Create Superlative Images with OpenCV

Priya Ravindran

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Open computing language, or OpenCV, as the name suggests, is an open source software that aims at computing efficiency and bettering real-time computer vision. An image processing software, OpenCV, helps us achieve whatever we want to do with images, right from understanding these to completely ripping these apart.

What can you do with OpenCV
Images can be of two kinds, namely, hand drawn or captured. In both cases, when we are dealing with images, there are two things we might want to do: understand the images completely and make these visually appealing.

OpenCV lets you do both, by providing a variety of functions and features, which, when used correctly, give the desired result. With more than 2500 optimised library algorithms and new algorithms that can be written easily, it lets you work with images in an easy and comfortable manner.

Table_1_OpenCV_in_real_life

Masking. A mask is a spatial filter. When we need to hide a certain region of an image, we can use a corresponding mask. It is like using a black-and-white filter on the image, wherein the black region blocks out the image, while the white region acts as a transparent sheet. An example can be seen in Fig 1.

Contrast and brightness. To enchance the image’s appeal, we can play around with brightness and contrast features. Changing the contrast changes the difference between the selected region and its background, while brightness changes the appearance. We use the two to please our visual perception.

Smoothing, blurring, blending and sharpening. The anti-aliasing approach that finds usage right from image to audio processing is similar to smoothing and blurring the image.

Figure_1_Hiding_an_image_behind_a_mask
Fig. 1: Hiding an image behind a mask (Image courtesy: docs.coronalabs.com)

Smoothing and blurring help us nullify the difference between jagged edges and the rest of the image. These aid in generating background effects, shadows and even achieve region highlighting.

Blending involves mixing two layers by placing one on top of the other. Depending on the opacity of the two layers, the resulting effect can be hiding the bottom layer or dissolving the two or a transparent top layer. The reverse process; if we want to recover fine details of an image that is blur or low on resolution, we can sharpen the image.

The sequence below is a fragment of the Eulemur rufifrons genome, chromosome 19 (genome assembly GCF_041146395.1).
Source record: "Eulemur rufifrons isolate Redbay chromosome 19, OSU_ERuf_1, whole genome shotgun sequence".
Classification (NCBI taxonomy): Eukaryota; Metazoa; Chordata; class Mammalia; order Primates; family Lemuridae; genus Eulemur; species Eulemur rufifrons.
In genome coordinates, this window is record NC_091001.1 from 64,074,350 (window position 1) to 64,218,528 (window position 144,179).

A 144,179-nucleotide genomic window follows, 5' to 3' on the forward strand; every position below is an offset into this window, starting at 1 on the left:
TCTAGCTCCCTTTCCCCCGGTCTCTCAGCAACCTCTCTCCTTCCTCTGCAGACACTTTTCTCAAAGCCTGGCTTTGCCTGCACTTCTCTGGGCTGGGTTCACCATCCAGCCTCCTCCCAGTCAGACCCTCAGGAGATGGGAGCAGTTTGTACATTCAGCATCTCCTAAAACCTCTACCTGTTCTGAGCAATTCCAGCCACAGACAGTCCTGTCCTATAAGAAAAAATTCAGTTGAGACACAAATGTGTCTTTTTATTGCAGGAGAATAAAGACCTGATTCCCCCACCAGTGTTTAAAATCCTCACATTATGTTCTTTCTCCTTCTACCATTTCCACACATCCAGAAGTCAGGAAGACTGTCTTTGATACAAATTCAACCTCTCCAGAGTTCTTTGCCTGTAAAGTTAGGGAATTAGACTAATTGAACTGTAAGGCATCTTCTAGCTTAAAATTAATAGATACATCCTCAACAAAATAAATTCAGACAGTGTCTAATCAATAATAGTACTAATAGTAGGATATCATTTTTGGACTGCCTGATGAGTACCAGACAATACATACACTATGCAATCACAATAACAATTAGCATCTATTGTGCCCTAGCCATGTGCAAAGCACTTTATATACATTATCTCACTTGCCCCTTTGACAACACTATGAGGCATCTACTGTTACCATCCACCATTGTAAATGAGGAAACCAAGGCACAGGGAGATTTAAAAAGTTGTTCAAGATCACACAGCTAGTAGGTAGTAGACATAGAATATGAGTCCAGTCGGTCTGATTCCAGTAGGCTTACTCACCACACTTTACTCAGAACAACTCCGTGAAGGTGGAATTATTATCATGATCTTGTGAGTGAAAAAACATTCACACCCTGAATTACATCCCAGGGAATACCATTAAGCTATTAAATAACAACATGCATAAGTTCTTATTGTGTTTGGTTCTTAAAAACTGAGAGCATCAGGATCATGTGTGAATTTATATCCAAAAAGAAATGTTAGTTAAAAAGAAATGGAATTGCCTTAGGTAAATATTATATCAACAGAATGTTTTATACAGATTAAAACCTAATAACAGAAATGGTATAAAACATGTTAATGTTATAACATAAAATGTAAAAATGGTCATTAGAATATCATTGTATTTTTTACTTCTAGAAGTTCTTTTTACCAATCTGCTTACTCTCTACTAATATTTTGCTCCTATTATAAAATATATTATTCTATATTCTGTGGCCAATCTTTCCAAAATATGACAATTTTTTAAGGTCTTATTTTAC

Add noise. OpenCV lets us add a realistic angle to the image by corrupting it. This is like simulating the setup, taking into account noise from the detector, salt-and-pepper noise or data-transmission noise and also image-dependent noise.

Boost, identify and recognise. We can follow eye movements in a video by tracking or measuring the point of gaze or the motion of the eye relative to the head. Removing red eyes in an image taken using flash is also a simple task. Boosting image classification by categorising images that can be used as a base in future. We can recognise scenery, as the tool compares the new image with previously-recorded ones.

The same goes with identifying or tagging people. Tracking objects and detecting motion in videos also take place using the same process.

Table_2_Software_overview

Segmentation, edge detection and morphology. With this tool, the image under processing can be partitioned into multiple segments by using the thresholding approach. Also, points, lines and edges in an image can be easily detected by simply applying different order derivatives to the image. Fig. 2 shows what an edge-detected image looks like.

Morphological operations process the image based on shapes or templates called structuring elements, and we can apply image pyramids to either upsize or downsize the image.

FE2_Figure_2
Fig. 2: Creating sketch effect by detecting edges (Image courtesy: www.bogotobogo.com)

Histogram. Analyse your image by obtaining the image histogram and studying the intensity distribution. The tool scans the entire image, tabulates different intensities and increases the corresponding intensity count as it scans the image, simultaneously. Fig. 3 shows a sample histogram.

We can use this information, which is generally seen as a graph, to fix threshold limits and decide the pixel adjustments to be made to the image. The histogram can also be equalised to improve image contrast.

Transformations. Convert the image from the existing spatial domain to corresponding frequency domain by applying Fourier transform. To find imperfect instances of objects, like circles and other classes of shapes in your image, apply Hough transform. The image can also be remapped by moving existing pixels to a new image.

The complex math and a little beyond. Statistical evaluation using expectation-maximisation algorithm, k-nearest neighbour algorithm, random forest and support vector machine is made easy by simply coding it into the tool and then applying the same on the image.

3E8_blurbDecision tree learning can be used to predict an image’s target value by mapping observations. Multi-dimensional scaling, naive bayers classifiers and gradient boosting help you work with the images better. Image analysis can even be extended to the level of neural networks, converting neuron connections to numeric weights that can be worked with.

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